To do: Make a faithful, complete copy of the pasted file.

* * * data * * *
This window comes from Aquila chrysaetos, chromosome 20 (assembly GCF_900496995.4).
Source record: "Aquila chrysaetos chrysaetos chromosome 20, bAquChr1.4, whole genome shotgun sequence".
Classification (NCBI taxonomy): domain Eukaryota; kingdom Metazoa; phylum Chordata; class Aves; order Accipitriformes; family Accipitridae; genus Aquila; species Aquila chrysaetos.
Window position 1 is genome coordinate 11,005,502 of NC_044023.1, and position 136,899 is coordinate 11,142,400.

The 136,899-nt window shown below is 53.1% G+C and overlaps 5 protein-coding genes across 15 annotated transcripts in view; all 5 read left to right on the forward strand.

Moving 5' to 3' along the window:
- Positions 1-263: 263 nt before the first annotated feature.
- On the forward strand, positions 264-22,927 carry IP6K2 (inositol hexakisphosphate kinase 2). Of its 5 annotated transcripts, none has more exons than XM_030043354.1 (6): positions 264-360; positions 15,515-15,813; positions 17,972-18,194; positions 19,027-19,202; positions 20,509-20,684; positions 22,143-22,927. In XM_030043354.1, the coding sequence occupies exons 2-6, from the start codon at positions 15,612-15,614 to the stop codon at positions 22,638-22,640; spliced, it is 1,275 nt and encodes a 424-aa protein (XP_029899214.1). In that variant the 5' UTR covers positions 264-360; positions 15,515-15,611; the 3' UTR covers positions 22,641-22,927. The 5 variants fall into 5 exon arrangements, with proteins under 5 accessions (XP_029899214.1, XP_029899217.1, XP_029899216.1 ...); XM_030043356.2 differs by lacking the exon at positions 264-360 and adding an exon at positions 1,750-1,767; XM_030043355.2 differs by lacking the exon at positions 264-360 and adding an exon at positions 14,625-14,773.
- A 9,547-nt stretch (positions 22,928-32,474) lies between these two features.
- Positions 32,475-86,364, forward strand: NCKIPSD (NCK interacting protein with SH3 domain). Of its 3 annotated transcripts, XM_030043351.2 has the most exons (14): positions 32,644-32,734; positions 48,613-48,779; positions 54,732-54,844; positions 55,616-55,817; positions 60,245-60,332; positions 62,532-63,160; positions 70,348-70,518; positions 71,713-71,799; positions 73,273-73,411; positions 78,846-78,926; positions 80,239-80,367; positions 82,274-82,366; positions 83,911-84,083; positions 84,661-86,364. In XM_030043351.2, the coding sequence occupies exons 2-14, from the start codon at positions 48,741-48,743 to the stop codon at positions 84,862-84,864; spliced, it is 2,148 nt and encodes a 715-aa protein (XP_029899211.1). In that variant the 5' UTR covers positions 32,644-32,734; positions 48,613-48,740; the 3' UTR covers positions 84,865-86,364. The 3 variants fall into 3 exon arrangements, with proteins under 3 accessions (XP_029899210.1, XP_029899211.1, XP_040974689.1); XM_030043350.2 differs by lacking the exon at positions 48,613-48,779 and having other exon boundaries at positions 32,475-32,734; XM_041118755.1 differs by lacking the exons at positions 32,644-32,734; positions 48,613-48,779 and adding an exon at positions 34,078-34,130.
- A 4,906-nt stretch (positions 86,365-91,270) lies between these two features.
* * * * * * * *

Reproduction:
This window comes from Aquila chrysaetos, chromosome 20 (assembly GCF_900496995.4).
Source record: "Aquila chrysaetos chrysaetos chromosome 20, bAquChr1.4, whole genome shotgun sequence".
Classification (NCBI taxonomy): domain Eukaryota; kingdom Metazoa; phylum Chordata; class Aves; order Accipitriformes; family Accipitridae; genus Aquila; species Aquila chrysaetos.
Window position 1 is genome coordinate 11,005,502 of NC_044023.1, and position 136,899 is coordinate 11,142,400.

The 136,899-nt window shown below is 53.1% G+C and overlaps 5 protein-coding genes across 15 annotated transcripts in view; all 5 read left to right on the forward strand.

Moving 5' to 3' along the window:
- Positions 1-263: 263 nt before the first annotated feature.
- On the forward strand, positions 264-22,927 carry IP6K2 (inositol hexakisphosphate kinase 2). Of its 5 annotated transcripts, none has more exons than XM_030043354.1 (6): positions 264-360; positions 15,515-15,813; positions 17,972-18,194; positions 19,027-19,202; positions 20,509-20,684; positions 22,143-22,927. In XM_030043354.1, the coding sequence occupies exons 2-6, from the start codon at positions 15,612-15,614 to the stop codon at positions 22,638-22,640; spliced, it is 1,275 nt and encodes a 424-aa protein (XP_029899214.1). In that variant the 5' UTR covers positions 264-360; positions 15,515-15,611; the 3' UTR covers positions 22,641-22,927. The 5 variants fall into 5 exon arrangements, with proteins under 5 accessions (XP_029899214.1, XP_029899217.1, XP_029899216.1 ...); XM_030043356.2 differs by lacking the exon at positions 264-360 and adding an exon at positions 1,750-1,767; XM_030043355.2 differs by lacking the exon at positions 264-360 and adding an exon at positions 14,625-14,773.
- A 9,547-nt stretch (positions 22,928-32,474) lies between these two features.
- Positions 32,475-86,364, forward strand: NCKIPSD (NCK interacting protein with SH3 domain). Of its 3 annotated transcripts, XM_030043351.2 has the most exons (14): positions 32,644-32,734; positions 48,613-48,779; positions 54,732-54,844; positions 55,616-55,817; positions 60,245-60,332; positions 62,532-63,160; positions 70,348-70,518; positions 71,713-71,799; positions 73,273-73,411; positions 78,846-78,926; positions 80,239-80,367; positions 82,274-82,366; positions 83,911-84,083; positions 84,661-86,364. In XM_030043351.2, the coding sequence occupies exons 2-14, from the start codon at positions 48,741-48,743 to the stop codon at positions 84,862-84,864; spliced, it is 2,148 nt and encodes a 715-aa protein (XP_029899211.1). In that variant the 5' UTR covers positions 32,644-32,734; positions 48,613-48,740; the 3' UTR covers positions 84,865-86,364. The 3 variants fall into 3 exon arrangements, with proteins under 3 accessions (XP_029899210.1, XP_029899211.1, XP_040974689.1); XM_030043350.2 differs by lacking the exon at positions 48,613-48,779 and having other exon boundaries at positions 32,475-32,734; XM_041118755.1 differs by lacking the exons at positions 32,644-32,734; positions 48,613-48,779 and adding an exon at positions 34,078-34,130.
- A 4,906-nt stretch (positions 86,365-91,270) lies between these two features.